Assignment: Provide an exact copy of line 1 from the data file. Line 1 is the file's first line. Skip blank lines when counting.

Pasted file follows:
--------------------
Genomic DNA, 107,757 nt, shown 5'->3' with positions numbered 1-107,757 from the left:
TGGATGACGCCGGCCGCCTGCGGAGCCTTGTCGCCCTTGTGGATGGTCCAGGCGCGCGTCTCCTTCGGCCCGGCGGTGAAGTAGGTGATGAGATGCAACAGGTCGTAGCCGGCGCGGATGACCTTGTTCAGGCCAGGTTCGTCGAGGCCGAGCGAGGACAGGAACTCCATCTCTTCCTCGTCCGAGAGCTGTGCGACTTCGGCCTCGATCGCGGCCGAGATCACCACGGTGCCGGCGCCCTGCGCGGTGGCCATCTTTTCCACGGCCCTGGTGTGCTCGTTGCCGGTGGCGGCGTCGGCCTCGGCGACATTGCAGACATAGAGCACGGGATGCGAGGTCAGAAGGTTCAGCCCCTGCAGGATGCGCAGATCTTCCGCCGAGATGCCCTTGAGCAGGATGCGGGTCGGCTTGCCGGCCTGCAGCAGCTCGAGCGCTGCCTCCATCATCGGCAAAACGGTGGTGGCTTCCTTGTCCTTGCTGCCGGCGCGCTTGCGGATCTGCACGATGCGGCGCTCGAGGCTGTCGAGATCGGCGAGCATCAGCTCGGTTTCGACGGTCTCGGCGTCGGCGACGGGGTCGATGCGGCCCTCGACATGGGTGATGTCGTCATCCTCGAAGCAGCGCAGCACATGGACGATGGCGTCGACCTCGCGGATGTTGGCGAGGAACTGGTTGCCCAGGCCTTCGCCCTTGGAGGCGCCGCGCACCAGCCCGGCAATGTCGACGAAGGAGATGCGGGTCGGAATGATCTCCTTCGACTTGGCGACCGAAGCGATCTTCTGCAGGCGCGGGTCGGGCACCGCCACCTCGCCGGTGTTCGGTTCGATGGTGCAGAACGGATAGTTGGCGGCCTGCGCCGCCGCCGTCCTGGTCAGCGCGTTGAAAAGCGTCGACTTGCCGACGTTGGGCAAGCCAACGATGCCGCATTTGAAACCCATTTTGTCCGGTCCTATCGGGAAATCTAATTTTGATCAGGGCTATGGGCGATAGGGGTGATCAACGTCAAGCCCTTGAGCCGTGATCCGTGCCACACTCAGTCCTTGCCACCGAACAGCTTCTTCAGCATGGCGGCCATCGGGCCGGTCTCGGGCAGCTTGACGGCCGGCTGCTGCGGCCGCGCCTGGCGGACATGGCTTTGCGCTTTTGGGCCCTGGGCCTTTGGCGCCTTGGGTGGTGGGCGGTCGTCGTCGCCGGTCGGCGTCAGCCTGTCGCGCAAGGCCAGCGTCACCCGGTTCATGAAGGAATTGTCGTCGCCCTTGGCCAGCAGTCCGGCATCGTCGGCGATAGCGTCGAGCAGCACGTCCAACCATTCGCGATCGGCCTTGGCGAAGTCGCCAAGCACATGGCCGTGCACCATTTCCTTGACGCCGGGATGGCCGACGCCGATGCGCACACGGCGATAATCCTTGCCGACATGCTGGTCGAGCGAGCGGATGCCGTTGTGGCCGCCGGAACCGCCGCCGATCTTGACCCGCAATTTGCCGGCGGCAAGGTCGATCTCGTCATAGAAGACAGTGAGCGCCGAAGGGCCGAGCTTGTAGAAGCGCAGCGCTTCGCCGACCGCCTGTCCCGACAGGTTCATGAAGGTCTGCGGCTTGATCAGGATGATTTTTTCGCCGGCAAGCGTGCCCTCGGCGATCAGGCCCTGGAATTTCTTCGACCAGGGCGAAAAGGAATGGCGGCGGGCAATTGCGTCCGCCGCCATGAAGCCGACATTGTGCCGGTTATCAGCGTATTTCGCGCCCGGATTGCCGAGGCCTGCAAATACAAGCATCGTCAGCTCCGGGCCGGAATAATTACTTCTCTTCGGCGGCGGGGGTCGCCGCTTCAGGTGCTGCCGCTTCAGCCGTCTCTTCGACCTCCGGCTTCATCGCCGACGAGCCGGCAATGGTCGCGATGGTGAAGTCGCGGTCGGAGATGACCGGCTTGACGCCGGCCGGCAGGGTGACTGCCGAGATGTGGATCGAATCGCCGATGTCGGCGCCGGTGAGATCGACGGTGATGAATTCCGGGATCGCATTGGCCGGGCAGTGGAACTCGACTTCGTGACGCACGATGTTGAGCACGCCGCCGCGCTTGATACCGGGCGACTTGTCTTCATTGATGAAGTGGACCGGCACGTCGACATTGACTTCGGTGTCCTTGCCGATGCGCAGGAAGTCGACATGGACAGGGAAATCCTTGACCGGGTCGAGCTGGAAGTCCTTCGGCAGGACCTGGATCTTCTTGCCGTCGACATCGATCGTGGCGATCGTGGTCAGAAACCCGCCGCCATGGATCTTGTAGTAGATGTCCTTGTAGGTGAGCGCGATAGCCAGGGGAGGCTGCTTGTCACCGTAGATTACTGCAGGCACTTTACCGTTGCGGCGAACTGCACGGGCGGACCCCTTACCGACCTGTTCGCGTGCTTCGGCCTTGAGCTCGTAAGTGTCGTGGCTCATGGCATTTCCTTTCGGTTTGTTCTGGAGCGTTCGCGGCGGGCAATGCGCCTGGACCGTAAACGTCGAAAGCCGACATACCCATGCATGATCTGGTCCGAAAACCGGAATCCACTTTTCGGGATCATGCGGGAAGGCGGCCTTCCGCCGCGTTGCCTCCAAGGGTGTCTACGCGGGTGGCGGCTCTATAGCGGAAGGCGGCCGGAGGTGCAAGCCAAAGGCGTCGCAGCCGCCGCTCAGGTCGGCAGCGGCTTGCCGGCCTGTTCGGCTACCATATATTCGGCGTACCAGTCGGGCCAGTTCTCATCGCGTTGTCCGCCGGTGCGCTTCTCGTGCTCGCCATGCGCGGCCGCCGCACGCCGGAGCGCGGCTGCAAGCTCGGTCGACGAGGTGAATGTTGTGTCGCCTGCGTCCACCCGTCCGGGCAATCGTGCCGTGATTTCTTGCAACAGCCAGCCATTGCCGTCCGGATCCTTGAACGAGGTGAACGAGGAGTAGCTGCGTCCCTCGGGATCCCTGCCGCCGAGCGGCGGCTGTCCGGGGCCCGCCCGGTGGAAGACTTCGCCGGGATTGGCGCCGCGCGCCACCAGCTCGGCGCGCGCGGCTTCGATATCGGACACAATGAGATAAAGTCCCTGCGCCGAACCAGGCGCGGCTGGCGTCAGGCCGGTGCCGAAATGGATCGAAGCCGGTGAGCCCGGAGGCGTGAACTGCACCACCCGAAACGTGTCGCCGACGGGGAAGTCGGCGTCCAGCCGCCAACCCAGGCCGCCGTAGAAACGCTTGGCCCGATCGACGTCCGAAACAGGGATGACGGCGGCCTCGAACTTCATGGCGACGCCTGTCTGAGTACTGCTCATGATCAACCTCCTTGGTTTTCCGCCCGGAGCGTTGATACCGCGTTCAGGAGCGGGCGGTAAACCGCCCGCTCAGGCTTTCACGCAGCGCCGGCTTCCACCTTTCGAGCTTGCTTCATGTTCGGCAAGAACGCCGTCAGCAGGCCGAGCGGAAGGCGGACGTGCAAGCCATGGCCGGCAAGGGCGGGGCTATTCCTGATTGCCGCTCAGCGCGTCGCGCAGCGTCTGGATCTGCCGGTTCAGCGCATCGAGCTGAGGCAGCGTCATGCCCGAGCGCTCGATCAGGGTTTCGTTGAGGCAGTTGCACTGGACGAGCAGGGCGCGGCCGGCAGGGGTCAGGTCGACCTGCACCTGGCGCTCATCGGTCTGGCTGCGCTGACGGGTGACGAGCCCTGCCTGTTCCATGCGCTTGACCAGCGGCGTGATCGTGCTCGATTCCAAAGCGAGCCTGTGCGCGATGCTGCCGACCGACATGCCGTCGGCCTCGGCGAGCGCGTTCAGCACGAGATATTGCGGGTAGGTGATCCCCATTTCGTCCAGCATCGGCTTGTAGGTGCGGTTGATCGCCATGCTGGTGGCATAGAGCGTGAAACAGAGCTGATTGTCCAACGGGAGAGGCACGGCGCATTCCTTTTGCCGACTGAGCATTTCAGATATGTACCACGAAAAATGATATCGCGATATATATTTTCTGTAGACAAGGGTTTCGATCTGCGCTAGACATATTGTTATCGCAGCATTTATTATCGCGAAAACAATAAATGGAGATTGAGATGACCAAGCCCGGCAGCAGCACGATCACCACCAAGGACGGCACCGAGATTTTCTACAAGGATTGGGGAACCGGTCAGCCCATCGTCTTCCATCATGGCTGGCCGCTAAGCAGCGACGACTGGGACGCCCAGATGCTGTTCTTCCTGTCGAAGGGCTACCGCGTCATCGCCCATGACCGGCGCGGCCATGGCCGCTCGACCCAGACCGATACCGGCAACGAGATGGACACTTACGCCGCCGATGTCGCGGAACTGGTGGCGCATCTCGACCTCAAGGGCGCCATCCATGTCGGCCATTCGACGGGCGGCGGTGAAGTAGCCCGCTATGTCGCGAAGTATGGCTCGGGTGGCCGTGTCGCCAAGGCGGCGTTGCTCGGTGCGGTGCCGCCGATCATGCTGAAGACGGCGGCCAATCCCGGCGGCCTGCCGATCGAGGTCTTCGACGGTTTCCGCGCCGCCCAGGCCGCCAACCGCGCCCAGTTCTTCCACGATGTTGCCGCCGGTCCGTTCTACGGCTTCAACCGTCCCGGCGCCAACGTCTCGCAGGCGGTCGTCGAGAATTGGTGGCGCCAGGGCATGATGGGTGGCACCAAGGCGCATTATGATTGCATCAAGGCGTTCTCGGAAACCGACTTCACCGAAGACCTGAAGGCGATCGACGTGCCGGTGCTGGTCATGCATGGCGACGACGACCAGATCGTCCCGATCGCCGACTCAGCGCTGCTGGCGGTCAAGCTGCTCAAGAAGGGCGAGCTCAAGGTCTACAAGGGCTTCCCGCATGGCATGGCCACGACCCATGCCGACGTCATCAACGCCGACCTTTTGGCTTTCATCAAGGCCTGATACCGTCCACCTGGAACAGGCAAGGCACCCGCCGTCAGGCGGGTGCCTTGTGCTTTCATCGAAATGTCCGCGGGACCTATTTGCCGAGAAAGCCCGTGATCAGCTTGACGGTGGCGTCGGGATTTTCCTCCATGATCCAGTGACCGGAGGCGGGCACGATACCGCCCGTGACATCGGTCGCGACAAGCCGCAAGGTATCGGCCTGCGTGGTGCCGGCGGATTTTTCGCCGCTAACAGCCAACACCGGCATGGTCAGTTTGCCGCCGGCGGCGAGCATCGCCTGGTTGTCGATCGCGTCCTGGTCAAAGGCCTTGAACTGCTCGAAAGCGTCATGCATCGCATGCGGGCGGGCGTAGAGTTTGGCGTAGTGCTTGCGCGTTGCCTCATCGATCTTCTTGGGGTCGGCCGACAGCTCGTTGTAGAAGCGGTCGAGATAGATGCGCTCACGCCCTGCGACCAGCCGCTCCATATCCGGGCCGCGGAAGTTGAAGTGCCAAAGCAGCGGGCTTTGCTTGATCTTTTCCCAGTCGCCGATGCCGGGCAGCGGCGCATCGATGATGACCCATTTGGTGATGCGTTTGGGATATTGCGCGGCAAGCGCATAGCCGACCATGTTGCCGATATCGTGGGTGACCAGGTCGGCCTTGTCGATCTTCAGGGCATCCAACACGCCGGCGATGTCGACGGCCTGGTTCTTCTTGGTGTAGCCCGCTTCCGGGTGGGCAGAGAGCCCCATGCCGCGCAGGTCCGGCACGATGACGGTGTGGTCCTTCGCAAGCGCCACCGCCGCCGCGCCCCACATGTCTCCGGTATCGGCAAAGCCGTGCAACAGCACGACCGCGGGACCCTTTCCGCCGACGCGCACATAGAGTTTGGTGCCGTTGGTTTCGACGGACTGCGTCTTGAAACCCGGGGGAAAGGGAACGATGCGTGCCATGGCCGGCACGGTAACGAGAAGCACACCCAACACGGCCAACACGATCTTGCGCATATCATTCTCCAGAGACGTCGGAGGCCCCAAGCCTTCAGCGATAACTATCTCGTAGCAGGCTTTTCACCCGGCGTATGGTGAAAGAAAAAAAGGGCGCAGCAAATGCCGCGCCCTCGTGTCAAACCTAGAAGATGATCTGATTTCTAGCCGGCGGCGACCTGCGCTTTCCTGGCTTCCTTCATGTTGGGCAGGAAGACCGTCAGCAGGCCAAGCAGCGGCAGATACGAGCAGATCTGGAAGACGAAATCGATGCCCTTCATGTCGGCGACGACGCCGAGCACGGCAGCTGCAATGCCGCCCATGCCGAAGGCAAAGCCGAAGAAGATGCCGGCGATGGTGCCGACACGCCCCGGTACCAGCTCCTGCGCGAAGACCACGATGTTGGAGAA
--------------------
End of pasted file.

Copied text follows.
Genomic DNA, 107,757 nt, shown 5'->3' with positions numbered 1-107,757 from the left: